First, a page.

Next to receiving a thorough grounding in the practices of art and design, students of art schools throughout the world also learn to think in professional abstractions within holistic art and design production chains. In today’s technological and mediated world, this means that art and design education has to embrace the growing complexity of intersections between technological, environmental, social, cultural, political, industrial and economic aspects.
These increasingly form and inform the conditions for art and design production and its use and demand a practical-reflexive practice, in which students develop the capacity to communicate their own observations and considerations during the process of making. Rather than focusing exclusively on finalized formal solutions, the essential aspect of high-level creative work moves towards prototyping a variety of scenarios, and evaluating these. Design pragmatism shifts towards design intelligence.
Future generations of artists and designers, the so-called “digital natives” of tomorrow, will have learned to code and look behind the smooth interface of software and systems. That generation will become the “makers generation”, people who are able to hack systems, 3D print, and re-assemble existing components for new functionalities. In a digital design culture and economy, bottom-up processes, small-scale production, desktop or atelier prototyping, and horizontal distribution of open knowledge are increasingly becoming the standard. Here, innovation happens in small start-up business, including art collectives and hybrid design teams. These crossbreed practices of research-based making investigate existing technologies and materials, critically evaluate production and distribution methods, and create new ones.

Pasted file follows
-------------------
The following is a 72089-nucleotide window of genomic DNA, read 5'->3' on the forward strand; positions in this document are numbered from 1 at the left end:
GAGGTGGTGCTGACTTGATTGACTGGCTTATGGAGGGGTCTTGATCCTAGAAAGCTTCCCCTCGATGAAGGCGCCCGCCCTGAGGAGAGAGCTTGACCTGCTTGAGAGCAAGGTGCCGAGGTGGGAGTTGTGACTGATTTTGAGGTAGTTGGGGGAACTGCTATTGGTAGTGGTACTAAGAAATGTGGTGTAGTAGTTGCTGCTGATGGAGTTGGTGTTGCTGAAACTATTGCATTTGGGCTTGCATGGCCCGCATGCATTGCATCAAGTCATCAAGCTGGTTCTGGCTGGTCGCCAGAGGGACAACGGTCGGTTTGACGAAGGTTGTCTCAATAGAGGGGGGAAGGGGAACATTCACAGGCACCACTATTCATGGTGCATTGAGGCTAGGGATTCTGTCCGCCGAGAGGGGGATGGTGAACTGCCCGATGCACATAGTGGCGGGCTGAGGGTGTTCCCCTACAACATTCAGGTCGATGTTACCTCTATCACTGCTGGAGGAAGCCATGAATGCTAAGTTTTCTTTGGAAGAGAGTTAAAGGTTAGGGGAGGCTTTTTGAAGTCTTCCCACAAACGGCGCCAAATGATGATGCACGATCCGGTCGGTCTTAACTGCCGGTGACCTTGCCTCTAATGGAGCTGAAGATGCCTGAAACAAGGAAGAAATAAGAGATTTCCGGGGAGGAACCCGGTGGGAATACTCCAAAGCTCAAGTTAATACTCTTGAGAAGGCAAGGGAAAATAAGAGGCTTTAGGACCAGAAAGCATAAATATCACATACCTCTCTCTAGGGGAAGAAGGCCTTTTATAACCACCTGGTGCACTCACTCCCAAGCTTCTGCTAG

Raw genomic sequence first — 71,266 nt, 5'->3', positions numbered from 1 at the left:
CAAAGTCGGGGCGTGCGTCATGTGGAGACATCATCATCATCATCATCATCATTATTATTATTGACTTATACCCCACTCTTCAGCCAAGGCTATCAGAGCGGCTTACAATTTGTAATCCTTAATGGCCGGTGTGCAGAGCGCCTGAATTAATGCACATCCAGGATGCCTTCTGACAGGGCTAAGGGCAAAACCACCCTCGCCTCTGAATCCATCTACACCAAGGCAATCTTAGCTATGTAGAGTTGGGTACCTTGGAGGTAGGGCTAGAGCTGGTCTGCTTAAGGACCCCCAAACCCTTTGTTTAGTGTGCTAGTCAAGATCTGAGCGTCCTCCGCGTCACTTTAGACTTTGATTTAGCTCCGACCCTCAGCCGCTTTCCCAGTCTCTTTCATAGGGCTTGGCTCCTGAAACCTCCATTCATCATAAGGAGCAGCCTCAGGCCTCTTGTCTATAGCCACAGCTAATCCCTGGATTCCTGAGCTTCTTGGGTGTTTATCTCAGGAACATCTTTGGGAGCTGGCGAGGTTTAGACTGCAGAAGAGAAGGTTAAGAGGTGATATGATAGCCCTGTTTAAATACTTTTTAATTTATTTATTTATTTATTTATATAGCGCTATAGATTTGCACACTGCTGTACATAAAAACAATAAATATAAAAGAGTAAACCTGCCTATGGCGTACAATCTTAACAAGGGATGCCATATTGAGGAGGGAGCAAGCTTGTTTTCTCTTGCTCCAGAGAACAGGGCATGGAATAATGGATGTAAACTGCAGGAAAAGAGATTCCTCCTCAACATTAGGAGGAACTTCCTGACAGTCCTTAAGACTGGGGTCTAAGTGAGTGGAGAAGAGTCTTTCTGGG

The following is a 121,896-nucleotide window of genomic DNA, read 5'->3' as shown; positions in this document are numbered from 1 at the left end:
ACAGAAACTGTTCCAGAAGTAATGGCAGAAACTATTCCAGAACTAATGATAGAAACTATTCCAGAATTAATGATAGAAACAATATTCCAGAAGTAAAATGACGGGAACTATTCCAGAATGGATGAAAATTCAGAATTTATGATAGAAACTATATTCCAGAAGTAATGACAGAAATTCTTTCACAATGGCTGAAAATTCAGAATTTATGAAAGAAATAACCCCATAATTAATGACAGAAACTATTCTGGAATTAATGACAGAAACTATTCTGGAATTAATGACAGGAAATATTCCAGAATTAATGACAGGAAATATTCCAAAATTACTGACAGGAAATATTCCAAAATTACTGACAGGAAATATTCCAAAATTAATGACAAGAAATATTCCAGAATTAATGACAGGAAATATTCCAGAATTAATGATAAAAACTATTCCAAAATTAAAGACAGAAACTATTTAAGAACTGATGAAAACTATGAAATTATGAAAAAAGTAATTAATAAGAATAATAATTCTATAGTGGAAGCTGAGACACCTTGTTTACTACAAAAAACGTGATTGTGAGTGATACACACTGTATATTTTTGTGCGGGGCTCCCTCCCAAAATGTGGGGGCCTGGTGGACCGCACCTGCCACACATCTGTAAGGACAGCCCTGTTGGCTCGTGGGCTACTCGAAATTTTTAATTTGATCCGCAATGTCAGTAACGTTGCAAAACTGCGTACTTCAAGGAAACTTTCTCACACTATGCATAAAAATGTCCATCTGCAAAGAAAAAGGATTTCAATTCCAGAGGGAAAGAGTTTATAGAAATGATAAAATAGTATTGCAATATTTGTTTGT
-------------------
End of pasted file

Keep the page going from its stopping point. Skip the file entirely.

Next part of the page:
Regardless of the “discipline”, or whether the ‘product’ is about expanded forms of animation, transmedia image practices, digital fabrication or social media based art practices, artists and designers remain very valuable in guiding technologies and media, existing and new, towards new functions and new meaning.
The media lab initiative aims to become a place, a movement, a source of inspiration for transdisciplinary and transmedial investigation. The principle of prototyping through media lab initiated projects can be a fruitful way to respond to the contemporary and future needs of our expanding professional contexts. A key aspect of media lab thinking is to empower its members (students and staff) for making their own tools and inventing their own methods.